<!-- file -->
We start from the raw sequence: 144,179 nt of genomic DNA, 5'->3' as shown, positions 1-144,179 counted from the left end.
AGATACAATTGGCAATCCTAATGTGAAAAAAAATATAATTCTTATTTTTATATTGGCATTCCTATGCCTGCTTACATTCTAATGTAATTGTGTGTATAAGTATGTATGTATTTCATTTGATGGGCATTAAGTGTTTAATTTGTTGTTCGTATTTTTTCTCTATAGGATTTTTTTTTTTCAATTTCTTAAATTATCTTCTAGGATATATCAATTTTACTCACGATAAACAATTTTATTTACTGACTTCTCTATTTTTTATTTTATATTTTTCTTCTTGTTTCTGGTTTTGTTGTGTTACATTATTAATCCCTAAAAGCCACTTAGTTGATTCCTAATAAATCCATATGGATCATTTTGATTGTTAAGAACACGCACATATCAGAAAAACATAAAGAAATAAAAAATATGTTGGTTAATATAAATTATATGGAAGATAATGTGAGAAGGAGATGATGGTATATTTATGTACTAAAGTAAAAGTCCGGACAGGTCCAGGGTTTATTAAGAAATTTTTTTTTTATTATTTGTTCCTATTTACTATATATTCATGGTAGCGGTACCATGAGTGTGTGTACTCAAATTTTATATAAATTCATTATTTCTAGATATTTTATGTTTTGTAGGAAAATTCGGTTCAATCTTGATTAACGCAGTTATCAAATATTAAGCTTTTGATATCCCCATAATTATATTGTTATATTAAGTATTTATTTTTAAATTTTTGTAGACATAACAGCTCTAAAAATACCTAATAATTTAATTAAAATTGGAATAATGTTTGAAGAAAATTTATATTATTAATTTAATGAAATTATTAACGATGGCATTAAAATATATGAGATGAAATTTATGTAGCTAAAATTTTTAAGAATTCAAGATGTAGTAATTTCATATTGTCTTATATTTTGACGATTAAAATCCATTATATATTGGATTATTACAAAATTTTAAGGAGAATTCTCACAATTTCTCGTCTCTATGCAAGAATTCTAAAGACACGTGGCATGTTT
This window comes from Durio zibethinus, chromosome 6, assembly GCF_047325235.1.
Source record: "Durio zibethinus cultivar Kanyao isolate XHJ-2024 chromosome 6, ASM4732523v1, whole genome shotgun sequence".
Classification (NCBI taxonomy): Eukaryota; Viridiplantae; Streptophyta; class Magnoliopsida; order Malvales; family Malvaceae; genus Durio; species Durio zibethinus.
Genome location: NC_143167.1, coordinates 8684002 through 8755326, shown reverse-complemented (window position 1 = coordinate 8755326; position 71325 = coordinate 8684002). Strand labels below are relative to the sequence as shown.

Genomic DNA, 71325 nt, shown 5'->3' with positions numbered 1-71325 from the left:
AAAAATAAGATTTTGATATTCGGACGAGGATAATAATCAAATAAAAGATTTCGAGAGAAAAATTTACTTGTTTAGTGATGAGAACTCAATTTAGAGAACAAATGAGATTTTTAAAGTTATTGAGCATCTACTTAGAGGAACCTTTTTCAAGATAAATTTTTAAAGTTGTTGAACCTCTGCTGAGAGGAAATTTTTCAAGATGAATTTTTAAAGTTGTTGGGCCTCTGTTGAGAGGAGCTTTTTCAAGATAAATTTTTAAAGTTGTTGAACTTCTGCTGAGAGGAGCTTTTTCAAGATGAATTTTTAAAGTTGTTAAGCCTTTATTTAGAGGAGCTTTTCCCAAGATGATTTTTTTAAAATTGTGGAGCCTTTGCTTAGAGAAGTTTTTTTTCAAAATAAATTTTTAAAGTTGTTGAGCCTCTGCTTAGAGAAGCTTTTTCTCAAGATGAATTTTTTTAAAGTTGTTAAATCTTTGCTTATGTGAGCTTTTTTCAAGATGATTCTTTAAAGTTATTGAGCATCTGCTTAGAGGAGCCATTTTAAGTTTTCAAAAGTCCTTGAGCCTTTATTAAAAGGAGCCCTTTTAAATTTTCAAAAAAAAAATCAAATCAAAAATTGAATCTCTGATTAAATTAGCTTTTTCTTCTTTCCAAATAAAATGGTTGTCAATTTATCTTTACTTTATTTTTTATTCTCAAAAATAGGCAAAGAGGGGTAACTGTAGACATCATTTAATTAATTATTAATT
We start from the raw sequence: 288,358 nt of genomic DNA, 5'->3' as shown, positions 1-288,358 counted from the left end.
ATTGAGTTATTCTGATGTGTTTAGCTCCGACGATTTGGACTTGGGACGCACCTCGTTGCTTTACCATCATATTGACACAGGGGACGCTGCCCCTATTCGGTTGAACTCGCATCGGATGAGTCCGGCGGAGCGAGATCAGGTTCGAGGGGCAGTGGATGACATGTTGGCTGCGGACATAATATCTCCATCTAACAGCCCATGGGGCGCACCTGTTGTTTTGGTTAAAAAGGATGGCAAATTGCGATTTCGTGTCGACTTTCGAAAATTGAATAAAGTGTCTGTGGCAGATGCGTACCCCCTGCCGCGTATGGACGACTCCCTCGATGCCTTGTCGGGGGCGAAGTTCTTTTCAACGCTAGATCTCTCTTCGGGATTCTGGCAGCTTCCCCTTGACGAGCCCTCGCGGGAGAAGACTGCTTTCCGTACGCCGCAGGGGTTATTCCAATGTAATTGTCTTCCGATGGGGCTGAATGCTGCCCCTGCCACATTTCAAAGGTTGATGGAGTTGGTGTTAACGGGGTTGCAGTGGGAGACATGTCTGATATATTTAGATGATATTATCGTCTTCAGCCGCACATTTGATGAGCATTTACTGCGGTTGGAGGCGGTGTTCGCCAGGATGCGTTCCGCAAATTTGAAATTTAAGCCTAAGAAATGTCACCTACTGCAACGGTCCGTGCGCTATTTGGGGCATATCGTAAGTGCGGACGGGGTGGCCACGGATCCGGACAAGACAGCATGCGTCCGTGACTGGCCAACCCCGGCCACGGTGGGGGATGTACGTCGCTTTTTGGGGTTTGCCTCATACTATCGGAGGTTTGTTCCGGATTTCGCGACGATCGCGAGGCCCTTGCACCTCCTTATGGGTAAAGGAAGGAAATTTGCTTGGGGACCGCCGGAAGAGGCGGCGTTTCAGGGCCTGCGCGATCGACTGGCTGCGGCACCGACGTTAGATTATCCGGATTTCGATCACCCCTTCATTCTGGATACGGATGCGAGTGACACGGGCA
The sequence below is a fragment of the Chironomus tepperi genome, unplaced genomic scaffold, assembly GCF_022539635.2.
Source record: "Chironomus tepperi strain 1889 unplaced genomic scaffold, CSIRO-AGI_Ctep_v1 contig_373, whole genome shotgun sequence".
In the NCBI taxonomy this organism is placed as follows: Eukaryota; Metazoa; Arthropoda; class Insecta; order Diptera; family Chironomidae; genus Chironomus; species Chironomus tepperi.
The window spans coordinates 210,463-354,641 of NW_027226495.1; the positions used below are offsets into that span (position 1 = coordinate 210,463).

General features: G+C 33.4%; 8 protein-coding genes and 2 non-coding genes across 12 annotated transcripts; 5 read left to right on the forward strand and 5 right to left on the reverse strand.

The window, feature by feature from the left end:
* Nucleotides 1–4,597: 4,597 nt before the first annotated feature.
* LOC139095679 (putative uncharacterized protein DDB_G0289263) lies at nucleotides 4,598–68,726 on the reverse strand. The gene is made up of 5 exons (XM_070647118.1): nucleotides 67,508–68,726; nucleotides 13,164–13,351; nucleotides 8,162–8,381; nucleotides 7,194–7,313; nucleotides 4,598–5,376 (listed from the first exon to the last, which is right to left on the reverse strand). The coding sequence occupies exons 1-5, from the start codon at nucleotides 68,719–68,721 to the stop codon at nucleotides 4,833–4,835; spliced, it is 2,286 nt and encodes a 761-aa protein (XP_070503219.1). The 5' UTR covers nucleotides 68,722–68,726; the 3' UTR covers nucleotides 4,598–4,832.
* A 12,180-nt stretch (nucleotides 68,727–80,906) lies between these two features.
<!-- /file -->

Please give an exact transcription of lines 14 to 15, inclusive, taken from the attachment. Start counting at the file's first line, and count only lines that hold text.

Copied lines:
The window spans coordinates 210,463-354,641 of NW_027226495.1; the positions used below are offsets into that span (position 1 = coordinate 210,463).

General features: G+C 33.4%; 8 protein-coding genes and 2 non-coding genes across 12 annotated transcripts; 5 read left to right on the forward strand and 5 right to left on the reverse strand.